Reprinted from yesterday's late editions.

It seemed to happen in a split second, one of those magical transformations that turns a theater from an entertainment site into a holy place, a shrine.

Until Gelsey Kirkland's reentry in the second act of "Giselle" as a ghost possessed, Thursday's performance of the 19th-century staple by American Ballet Theater had seemed disturbingly inconsistent. Kirkland's frail heroine and Mikhail Baryshnikov's ardent Count Albrecht were finely etched but never quite transcendent portrayals, and there were lots of ups and downs elsewhere in the company and in the orchestra pit.

Then on came Kirkland with that first flurry of blindingly swift, hopped turns in arabesque, sumarizing all the pathos of Giselle's untimely end. One moment you were sitting there, minding your own business as it were, and the next thing you knew your heart felt as if it was about to burst from your rib cage.

From then on Kirkland, Baryshnikov and then entire electrified company revealed to us once again what "Giselle" is all about, indeed, what ballet dancing is all about.

This was the ABT that engraves legends in the history books, and the audience knew it. When the curtain finally fell on Baryshnikov's bent, bereaved figure, it detonated the kind of ovation that is music to a ballet company's ears.

It was a triumph that had nothing to do with virtuosity. The things that Kirkland and Baryshnikov did with their bodies - Kirkland's uncanny ethereality, the leaps, turns and beats from Baryshnikov that sent gasps through the house - were dependent on technique, to be sure. But the technique was so indissolubly wedded to characterization and dramatic expression that not once did one's absorption slip from the plight of Giselle and Albrecht to the physical facility of the dancers.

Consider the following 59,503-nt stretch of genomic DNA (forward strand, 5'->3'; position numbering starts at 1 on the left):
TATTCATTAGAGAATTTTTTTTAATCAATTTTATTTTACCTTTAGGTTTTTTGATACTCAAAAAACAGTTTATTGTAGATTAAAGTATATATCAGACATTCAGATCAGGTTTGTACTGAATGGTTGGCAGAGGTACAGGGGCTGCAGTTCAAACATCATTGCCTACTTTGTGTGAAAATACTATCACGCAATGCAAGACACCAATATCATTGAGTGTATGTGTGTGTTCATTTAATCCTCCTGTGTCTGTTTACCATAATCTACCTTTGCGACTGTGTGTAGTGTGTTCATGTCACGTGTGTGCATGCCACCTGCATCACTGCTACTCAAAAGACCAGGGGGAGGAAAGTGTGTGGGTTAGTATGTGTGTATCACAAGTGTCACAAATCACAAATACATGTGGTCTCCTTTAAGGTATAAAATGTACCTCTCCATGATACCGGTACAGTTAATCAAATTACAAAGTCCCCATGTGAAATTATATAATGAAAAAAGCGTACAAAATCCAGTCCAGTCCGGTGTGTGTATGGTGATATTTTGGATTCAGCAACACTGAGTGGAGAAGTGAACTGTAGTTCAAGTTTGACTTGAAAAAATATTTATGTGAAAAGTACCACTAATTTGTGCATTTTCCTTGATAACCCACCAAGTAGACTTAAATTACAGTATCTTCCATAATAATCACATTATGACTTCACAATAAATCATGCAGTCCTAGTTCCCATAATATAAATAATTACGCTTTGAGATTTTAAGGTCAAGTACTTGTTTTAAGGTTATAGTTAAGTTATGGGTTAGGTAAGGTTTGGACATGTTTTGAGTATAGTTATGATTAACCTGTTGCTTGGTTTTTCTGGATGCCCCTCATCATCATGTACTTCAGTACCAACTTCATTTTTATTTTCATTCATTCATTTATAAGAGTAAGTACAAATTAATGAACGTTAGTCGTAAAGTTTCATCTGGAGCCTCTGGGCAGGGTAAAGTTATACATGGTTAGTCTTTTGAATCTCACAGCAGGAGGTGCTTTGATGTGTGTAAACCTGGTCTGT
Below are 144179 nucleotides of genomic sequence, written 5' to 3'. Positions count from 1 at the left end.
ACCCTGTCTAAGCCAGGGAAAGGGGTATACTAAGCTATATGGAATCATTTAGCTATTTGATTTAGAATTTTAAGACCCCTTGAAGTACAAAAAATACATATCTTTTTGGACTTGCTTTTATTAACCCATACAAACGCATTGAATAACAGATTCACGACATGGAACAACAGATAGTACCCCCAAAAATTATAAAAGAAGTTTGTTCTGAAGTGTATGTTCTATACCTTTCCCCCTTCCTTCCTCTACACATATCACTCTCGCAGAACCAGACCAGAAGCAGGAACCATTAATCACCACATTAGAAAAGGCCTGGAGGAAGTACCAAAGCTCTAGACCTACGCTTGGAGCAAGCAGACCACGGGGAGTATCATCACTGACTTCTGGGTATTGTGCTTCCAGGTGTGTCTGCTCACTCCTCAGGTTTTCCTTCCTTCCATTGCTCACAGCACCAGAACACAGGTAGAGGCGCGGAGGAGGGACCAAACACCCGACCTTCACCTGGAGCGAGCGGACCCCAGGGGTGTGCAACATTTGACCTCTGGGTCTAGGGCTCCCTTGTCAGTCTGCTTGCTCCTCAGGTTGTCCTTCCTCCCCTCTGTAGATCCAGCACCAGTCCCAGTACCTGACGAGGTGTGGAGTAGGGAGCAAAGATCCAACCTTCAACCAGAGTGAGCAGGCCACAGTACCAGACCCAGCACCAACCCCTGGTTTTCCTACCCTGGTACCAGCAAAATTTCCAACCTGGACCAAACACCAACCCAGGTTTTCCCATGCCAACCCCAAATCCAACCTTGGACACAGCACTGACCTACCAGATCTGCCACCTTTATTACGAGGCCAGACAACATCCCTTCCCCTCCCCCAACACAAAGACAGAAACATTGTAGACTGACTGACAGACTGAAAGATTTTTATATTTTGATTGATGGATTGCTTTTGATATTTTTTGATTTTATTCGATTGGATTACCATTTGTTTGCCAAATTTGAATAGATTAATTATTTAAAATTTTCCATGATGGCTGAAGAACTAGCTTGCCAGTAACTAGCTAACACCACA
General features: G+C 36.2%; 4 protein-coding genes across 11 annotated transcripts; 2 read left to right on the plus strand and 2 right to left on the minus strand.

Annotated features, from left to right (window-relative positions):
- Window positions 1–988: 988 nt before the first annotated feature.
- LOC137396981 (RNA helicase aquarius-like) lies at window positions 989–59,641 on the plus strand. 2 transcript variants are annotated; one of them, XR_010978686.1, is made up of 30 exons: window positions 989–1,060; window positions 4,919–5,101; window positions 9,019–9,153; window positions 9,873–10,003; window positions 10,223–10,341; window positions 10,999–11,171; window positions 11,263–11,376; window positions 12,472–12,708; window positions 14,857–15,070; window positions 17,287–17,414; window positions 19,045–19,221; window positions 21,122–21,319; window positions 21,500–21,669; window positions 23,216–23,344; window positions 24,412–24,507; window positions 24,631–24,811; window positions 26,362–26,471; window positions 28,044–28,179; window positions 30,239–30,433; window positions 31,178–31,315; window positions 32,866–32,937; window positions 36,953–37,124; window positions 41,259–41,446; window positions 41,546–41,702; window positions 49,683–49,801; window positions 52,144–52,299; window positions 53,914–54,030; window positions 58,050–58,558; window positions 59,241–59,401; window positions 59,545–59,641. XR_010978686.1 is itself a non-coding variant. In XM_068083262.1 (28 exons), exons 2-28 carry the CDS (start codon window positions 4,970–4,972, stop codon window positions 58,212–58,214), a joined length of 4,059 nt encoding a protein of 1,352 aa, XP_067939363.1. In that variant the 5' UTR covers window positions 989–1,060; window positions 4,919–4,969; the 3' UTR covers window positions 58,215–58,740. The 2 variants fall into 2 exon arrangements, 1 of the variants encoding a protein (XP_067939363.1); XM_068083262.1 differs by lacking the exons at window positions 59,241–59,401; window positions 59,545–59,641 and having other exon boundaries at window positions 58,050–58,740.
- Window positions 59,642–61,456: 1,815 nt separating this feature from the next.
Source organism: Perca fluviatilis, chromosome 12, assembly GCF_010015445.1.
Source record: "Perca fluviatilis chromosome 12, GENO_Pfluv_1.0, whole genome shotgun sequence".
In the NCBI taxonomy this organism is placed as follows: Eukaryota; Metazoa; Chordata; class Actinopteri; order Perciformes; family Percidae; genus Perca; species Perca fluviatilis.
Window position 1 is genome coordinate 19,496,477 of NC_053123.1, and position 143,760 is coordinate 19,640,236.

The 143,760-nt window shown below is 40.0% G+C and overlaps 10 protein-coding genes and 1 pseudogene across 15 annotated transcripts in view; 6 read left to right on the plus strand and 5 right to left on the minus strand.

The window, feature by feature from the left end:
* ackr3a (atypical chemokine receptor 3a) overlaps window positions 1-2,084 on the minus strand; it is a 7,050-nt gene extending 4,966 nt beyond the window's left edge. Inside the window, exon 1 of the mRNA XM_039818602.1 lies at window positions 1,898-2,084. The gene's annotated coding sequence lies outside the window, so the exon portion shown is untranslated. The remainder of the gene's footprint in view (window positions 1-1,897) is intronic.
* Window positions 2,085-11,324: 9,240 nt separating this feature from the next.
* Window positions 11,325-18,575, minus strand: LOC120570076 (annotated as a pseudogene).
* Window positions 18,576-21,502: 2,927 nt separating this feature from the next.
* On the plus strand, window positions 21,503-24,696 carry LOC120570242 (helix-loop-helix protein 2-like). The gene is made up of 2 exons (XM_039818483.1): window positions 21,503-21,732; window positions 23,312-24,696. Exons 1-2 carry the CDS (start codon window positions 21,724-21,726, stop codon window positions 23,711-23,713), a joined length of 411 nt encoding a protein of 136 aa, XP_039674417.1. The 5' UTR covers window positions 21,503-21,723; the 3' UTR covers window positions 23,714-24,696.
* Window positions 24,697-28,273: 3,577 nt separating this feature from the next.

The high point of the first act was a particularly agitated mad scene. Kirkland's berserk meanderings setting off a chain of wrackingly horrified and guilty reactions in Baryshnikov's Albrecht. The Peasant Pas de Deux seemed as dramatically irrelevant as ever, but was handsomely executed by Kirk Peterson and Hilda Morales. Jolinda Menendez has gained much in assurance as Myrta, but she's still a long way from the aloof majesty the role requires.Nanette Glushak and Janet Shibata were splendid as her companions